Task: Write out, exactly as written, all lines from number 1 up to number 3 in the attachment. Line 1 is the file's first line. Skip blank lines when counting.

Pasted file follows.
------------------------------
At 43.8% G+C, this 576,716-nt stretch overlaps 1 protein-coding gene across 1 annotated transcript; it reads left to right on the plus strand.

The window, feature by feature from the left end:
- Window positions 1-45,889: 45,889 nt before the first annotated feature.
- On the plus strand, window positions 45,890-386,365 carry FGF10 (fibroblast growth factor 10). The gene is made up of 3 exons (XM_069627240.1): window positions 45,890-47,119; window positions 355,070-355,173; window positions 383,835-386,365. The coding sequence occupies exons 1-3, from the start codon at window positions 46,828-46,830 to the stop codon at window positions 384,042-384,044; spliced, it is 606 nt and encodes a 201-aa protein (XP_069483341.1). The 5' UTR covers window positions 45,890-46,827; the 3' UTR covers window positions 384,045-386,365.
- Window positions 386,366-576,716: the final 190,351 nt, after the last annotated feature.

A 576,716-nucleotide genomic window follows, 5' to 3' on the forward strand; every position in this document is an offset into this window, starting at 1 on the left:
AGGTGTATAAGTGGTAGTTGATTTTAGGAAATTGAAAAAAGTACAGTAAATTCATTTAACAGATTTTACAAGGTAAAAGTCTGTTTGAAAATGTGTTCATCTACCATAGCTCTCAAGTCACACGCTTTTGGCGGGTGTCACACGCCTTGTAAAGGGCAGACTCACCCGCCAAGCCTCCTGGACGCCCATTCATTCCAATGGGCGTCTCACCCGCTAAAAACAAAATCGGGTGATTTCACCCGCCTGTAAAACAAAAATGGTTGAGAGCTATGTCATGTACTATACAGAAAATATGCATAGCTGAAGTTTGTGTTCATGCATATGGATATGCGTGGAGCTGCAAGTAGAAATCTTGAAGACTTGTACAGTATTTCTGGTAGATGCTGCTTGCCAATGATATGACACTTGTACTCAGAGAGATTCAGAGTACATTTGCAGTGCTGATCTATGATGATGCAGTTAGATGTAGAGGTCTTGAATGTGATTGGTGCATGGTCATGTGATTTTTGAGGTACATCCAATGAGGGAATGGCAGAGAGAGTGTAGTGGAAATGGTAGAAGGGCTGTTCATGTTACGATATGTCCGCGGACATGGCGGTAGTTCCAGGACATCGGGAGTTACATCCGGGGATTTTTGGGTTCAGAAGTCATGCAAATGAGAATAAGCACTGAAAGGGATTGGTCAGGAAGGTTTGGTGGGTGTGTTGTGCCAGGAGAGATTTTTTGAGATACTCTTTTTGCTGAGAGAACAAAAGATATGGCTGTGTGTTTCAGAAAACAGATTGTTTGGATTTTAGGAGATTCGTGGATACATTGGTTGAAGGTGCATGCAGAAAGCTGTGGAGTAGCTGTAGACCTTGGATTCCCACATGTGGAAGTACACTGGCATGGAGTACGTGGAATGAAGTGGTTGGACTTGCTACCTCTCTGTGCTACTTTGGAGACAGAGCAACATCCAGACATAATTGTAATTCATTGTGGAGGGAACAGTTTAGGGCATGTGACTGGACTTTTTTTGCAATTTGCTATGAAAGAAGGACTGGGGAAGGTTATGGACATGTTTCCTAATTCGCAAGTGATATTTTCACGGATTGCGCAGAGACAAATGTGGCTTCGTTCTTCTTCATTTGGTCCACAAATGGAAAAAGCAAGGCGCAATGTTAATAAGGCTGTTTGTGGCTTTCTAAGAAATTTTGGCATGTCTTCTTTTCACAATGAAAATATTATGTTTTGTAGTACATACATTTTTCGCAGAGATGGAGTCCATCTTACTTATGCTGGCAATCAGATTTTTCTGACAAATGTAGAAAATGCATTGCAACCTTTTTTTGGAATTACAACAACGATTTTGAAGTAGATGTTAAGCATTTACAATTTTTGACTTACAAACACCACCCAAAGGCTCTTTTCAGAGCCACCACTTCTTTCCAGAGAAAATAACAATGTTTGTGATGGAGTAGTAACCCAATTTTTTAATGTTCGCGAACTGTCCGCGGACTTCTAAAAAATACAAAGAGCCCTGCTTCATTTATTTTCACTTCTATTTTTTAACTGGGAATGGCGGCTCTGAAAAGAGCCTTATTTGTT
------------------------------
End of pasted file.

At 43.8% G+C, this 576,716-nt stretch overlaps 1 protein-coding gene across 1 annotated transcript; it reads left to right on the plus strand.

The window, feature by feature from the left end:
- Window positions 1-45,889: 45,889 nt before the first annotated feature.